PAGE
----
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Queensland body to tackle transport industry pressures

The TWU is praising the Queensland government’s move to establish an independent transport body that protects traditional workers

The Queensland government has introduced to state parliament a bill that will create an independent standard-setting body that protects against pressures in the transport industry.

The body will give rights and protections to traditional transport operators, owner drivers and transport workers that could guard against the threat posed by the rapidly expanding gig model in transport.

The Transport Workers’ Union (TWU) says it has long advocated for the introduction of the body which could tackle the ‘Amazon Effect’ that has resulted in transport supply chains being hurt through cost-cutting in transport contracts and unfair competition.

Should the legislation become law, the body would have the ability to set and enforce standards in transport for independent couriers that would tackle the model used by companies like Amazon Flex of engaging drivers below minimum wage. 

In America, Canada and Europe, truck drivers are also now engaged through apps in gig-style arrangements under Amazon Relay.

The TWU says without legislation of the kind proposed by the Queensland government, the future of transport would see workers competing against each other with wages collapsing and no means to negotiate their terms or conditions.

The standard-setting body will be able to make rulings to ensure independent couriers can recover their costs and are not left out of pocket when fuel and other expenses rise, while also allowing independent operators to appeal unfair terminations. 

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TWU NSW/QLD branch secretary Richard Olsen says the capacity of this body to set safe standards in transport will give workers the protections they need now and in the future.

“This is a terrific step forward from the Queensland government and a triumph for the transport workers who have advocated for regulation to ease the deadly squeeze in transport that pressures operators and drivers to speed, drive fatigued or delay maintenance and training,” Olsen says.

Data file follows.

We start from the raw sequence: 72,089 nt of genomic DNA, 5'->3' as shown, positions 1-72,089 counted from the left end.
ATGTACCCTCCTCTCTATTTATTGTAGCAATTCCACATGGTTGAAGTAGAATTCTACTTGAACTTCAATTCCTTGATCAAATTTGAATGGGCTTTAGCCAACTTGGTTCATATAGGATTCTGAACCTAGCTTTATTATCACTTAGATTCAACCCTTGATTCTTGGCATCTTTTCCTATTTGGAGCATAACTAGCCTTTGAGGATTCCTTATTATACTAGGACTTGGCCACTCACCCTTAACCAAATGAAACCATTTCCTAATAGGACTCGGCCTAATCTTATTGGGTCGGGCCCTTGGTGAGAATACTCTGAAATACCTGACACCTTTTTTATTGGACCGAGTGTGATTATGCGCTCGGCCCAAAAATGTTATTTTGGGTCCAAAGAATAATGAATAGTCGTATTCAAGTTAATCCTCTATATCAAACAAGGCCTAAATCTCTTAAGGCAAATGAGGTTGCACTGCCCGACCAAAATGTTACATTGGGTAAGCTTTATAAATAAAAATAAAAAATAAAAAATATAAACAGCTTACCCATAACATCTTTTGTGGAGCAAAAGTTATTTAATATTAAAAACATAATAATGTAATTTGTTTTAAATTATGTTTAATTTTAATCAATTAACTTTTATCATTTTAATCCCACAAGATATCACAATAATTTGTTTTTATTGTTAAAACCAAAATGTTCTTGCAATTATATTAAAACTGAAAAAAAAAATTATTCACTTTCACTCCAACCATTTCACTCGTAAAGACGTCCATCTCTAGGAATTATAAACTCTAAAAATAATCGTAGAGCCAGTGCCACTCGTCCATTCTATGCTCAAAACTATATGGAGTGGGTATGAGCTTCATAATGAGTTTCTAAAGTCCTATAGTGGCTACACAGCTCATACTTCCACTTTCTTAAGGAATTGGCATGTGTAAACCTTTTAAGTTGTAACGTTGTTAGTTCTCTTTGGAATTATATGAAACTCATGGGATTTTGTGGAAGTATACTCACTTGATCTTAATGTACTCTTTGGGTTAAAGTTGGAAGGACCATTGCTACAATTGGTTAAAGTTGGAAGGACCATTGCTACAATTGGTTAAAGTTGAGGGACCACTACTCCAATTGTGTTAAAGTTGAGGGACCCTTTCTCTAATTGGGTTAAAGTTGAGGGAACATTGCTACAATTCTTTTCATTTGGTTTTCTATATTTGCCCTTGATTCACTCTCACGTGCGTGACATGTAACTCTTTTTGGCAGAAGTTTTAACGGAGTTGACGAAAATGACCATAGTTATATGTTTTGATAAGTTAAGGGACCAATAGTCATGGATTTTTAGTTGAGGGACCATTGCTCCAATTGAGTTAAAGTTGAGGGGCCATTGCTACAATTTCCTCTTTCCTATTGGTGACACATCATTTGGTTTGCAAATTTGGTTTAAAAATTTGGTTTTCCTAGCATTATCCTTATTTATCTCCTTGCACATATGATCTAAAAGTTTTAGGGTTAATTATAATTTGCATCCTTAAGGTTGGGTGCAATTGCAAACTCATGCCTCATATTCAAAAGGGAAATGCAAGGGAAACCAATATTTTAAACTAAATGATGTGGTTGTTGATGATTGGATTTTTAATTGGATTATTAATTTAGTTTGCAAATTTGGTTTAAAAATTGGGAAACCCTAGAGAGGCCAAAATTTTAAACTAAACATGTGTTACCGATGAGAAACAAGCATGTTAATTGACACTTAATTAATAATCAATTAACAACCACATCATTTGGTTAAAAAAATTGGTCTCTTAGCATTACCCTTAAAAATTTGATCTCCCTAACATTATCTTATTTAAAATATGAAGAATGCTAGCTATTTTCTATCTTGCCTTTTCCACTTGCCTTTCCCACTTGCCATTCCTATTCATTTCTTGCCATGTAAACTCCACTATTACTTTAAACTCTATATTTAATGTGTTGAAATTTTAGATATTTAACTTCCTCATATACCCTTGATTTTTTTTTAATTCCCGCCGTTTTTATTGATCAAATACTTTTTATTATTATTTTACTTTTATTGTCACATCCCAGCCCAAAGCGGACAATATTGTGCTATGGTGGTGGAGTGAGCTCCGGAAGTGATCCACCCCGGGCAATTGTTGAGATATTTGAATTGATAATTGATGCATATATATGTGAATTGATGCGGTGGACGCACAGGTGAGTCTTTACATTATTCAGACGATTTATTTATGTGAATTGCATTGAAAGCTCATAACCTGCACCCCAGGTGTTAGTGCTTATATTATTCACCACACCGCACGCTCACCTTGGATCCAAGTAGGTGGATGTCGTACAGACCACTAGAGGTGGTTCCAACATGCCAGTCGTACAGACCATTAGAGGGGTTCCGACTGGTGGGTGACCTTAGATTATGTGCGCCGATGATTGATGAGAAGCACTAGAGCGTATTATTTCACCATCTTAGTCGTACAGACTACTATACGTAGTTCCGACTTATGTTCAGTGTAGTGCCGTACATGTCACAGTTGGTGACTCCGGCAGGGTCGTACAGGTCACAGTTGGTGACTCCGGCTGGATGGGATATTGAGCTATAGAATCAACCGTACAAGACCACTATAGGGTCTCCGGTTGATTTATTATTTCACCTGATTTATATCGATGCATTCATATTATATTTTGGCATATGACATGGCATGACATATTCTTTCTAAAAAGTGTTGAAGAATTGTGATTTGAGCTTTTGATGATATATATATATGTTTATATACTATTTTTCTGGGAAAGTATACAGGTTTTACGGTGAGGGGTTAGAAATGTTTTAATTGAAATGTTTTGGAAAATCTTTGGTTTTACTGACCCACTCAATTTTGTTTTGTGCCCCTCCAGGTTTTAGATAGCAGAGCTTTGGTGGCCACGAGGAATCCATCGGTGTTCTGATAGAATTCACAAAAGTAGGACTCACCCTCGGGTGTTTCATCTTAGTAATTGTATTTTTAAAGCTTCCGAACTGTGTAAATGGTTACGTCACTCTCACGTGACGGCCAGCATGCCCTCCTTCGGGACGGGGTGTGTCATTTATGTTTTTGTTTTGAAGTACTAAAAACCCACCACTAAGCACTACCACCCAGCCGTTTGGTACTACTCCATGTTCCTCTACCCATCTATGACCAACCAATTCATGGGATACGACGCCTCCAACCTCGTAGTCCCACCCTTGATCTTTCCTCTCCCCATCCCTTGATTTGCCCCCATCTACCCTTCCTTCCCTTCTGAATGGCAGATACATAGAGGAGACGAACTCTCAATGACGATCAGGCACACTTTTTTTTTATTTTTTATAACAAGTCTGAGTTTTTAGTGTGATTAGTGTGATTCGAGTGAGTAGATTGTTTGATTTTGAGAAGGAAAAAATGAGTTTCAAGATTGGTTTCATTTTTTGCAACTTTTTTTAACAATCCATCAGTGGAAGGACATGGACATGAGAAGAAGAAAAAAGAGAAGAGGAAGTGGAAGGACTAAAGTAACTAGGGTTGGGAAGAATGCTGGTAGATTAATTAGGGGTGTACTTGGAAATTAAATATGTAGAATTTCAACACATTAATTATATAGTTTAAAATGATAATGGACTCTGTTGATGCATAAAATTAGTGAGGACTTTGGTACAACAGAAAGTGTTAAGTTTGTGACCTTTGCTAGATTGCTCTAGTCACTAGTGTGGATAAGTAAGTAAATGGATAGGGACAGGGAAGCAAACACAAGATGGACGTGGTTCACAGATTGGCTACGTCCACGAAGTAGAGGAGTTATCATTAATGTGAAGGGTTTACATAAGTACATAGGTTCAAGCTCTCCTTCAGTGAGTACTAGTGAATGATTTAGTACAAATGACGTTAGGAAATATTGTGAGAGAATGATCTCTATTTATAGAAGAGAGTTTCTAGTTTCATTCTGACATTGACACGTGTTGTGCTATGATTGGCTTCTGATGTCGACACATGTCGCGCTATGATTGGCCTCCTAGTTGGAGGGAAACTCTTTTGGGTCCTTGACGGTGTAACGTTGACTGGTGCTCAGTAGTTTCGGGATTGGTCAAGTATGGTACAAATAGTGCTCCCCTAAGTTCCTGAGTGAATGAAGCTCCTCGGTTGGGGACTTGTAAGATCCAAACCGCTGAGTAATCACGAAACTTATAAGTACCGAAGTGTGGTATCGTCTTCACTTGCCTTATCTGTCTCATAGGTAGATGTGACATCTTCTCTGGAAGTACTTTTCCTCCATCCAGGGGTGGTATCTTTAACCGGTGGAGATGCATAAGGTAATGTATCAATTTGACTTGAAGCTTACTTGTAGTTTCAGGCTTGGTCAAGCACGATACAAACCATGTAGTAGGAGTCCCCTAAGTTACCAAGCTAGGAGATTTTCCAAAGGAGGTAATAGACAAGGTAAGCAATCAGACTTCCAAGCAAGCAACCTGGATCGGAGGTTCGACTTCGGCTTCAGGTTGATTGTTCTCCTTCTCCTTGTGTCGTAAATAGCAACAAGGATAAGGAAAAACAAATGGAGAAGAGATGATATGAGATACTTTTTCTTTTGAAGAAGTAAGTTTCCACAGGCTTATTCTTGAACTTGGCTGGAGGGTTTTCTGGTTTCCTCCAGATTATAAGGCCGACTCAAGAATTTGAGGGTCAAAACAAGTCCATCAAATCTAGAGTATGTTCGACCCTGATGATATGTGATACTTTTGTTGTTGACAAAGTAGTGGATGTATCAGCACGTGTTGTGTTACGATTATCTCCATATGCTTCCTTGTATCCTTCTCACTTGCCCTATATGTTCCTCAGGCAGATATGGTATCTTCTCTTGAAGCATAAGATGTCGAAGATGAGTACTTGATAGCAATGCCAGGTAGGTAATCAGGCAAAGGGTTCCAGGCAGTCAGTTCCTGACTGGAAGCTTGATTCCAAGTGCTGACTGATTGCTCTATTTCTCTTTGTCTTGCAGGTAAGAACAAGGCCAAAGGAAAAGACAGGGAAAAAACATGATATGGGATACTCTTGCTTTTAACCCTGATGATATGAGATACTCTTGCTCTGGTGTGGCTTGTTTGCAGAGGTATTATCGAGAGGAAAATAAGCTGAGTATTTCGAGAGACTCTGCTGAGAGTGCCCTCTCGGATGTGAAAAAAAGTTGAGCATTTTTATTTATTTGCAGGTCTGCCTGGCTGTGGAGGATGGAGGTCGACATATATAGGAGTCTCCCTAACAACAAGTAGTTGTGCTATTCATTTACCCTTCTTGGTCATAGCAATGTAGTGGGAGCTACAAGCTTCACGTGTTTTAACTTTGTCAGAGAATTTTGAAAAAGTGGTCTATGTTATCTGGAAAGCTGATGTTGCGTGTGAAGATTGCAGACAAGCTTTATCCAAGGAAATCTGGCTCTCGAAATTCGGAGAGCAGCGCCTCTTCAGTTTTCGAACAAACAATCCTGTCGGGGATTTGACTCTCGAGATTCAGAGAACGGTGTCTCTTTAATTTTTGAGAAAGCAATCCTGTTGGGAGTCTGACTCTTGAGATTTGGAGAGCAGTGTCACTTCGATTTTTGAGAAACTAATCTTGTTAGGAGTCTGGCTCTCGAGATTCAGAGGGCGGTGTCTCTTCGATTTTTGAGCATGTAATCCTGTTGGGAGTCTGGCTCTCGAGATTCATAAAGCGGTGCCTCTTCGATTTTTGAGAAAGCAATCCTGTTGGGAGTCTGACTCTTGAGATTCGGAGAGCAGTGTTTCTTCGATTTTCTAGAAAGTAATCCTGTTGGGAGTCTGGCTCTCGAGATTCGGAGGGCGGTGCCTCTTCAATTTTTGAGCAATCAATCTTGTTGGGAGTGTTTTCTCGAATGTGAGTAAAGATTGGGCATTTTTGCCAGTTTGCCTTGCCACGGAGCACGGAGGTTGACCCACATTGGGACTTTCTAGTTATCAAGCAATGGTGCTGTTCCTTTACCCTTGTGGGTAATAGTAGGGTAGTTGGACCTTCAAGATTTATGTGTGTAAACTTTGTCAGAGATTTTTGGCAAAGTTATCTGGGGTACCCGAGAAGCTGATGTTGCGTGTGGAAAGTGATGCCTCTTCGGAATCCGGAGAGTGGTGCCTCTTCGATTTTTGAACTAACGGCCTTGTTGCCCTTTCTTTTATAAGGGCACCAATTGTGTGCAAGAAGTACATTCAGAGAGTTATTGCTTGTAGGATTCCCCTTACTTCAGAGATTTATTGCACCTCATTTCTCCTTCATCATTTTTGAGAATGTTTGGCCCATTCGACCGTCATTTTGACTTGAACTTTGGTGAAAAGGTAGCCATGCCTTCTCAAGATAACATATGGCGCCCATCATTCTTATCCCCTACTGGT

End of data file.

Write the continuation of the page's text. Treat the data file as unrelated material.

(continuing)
“With the imposing threat of the gig economy in traditional transport closing in, the hike in fuel and cost-of-living pressures, this legislation to support cost recovery and fair competition would be life-changing for many transport workers and their families while safeguarding the future of the industry. 

“There is no better time than now to introduce this legislation with transport businesses struggling to stay afloat amid sky-high operating costs. In NSW, transport workers and operators were recently able to apply to a government body to rebalance rates in line with operating costs. There is no reason why Queensland shouldn’t benefit from a system that can achieve this outcome.”

TWU national secretary Michael Kaine says the ‘Amazon Effect’ will continue to spread if our laws don’t catch up. 

“If passed into law, this will be landmark legislation to address the race to the bottom crushing transport supply chains and threatening to put reputable operators out of business and drivers out of secure jobs,” Kaine says.

“The gig economy has exploded over the last decade and with it, we’ve seen hordes of workers lose hard-won rights, while operators paying fair wages and conditions face an existential crisis. 

“This legislation is crucial to ensure Queensland’s transport industry can thrive from top to bottom of the supply chain, protecting all the communities that rely on transport and the drivers who share the road.”

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